Can Your Dental Implants Go Bad?

5 November 2015
 Categories: Dentist, Blog


The term "dental implant" doesn't actually refer to your replacement tooth. When synthetic teeth (or "dental crowns") are placed, they have to be attached to a sturdy base in order to remain secure and unmoving. This base is a small, cylindrical piece of metal that is implanted under the gum line and either into, or on top of, the jawbone.

Although dental implants are designed to last a very long time, it is entirely possible for them to fail. Here's what you need to watch out for.

What Makes Dental Implants Go Bad?

As mentioned above, dental implants stay in place because they are anchored to your jawbone and the surrounding tissues. But the implant can fail if this support base is damaged – usually as a result of periodontal disease, which erodes the bone and destroys the tissues.

Patients with autoimmune disorders are particularly vulnerable to dental implant failure, as they are more likely to contract gum diseases. Smokers, too, are at greatly increased risk, and are encouraged to cease the use of tobacco products.

How To Care For Your Dental Implants

Once the implant is in place, taking care of it is largely up to the patient: you. Here are a few easy steps you can take to keep your implants lasting as long as possible:

  • Practice good oral hygiene. Things like daily brushing and flossing are more important than ever, and will keep plaque from building up around the metal hardware. This, in turn, inhibits gum disease.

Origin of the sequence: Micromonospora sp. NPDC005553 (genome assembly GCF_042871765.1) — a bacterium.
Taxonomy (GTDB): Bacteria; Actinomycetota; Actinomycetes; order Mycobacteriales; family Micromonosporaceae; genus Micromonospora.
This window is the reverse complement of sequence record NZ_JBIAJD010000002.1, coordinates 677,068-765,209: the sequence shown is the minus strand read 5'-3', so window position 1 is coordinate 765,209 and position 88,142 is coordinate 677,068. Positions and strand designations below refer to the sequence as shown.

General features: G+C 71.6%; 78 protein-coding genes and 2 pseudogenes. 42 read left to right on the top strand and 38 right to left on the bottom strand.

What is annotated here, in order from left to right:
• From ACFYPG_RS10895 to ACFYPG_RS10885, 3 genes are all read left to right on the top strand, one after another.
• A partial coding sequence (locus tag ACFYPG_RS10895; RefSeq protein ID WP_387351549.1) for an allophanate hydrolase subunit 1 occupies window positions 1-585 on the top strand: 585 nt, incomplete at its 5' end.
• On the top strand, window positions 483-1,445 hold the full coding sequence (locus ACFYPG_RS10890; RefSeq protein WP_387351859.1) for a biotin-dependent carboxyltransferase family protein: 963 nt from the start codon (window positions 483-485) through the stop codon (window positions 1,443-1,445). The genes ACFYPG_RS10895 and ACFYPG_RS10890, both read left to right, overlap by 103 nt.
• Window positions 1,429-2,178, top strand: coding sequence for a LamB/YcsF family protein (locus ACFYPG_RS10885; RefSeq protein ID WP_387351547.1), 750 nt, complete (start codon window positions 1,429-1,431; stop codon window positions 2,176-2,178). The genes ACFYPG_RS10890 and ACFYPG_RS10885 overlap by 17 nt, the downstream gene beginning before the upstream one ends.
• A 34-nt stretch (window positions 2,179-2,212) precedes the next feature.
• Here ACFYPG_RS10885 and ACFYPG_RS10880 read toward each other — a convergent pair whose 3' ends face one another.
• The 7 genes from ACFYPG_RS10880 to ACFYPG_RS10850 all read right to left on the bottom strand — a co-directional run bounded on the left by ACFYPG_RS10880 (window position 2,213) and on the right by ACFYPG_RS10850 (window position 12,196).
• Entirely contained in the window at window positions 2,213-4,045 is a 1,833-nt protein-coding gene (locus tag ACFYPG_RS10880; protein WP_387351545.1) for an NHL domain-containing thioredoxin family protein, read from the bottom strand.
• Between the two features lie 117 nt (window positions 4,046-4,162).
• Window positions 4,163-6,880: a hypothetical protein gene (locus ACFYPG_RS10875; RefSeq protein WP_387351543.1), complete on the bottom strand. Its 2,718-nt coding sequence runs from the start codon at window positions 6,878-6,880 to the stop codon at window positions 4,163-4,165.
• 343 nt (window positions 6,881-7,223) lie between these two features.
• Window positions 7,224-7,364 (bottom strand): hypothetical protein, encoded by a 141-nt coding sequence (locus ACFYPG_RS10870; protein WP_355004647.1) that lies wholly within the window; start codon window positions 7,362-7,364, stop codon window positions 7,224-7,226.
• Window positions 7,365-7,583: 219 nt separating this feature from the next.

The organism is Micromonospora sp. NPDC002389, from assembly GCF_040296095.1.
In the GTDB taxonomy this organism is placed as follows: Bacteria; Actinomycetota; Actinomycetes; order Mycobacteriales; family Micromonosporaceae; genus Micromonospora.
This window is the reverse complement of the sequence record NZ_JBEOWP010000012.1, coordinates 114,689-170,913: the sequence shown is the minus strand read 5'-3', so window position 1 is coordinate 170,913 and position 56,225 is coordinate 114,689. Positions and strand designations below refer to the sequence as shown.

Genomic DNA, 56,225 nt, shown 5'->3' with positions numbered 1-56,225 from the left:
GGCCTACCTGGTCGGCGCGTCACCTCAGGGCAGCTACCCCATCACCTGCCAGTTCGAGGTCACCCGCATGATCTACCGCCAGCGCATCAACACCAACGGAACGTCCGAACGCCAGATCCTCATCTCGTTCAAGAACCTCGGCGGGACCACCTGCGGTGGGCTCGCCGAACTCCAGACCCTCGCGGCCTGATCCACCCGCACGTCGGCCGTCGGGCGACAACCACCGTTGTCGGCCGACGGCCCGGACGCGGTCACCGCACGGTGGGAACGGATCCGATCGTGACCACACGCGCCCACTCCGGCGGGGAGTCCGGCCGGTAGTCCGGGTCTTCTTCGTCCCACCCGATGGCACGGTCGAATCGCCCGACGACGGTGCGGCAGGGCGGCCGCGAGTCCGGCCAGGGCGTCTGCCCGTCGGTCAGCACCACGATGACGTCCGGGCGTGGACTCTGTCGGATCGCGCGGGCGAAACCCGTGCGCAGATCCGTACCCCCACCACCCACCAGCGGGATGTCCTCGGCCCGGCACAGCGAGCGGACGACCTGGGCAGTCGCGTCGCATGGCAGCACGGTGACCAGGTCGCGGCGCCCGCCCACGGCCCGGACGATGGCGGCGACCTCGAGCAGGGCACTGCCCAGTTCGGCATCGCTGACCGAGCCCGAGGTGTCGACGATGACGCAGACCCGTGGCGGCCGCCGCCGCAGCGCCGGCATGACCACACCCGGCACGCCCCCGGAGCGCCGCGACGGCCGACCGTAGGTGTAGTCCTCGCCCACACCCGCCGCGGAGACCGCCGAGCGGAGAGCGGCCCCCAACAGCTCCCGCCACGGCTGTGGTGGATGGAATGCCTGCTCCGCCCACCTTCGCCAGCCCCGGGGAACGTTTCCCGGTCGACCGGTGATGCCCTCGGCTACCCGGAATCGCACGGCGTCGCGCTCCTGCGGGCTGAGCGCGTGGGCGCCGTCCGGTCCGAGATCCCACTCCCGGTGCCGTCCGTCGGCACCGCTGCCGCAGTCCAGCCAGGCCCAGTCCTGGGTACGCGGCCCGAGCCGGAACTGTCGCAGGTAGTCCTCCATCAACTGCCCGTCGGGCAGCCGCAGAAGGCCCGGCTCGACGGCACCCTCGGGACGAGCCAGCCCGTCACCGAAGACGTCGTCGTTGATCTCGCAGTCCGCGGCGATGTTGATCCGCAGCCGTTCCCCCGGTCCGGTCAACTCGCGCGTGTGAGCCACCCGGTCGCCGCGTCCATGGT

• Avoid grinding your teeth or chomping down carelessly on hard/sticky foods. Crowns aren't susceptible to developing cavities, since they are typically made from ceramic or porcelain, but they can still be physically damaged.
  • Keep up with regular dental checkups. These are great opportunities for your dentist to take a quick peek and ensure that everything is still looking good.

Remember: implants and crowns don't have blood vessels inside them the way that natural teeth do. As a result, the area doesn't receive as much blood flow, and will be more prone to infection than the rest of your mouth. That's why proper upkeep is so crucial.

Just like with your natural teeth, it's normal for your crowns to experience small amounts of wear and tear, and they will eventually need replacement – usually after 5-15 years . But in some cases, the implants themselves have been known to last for decades.

Take care of your dental implants, and they'll reward you with a lovely smile for many years to come.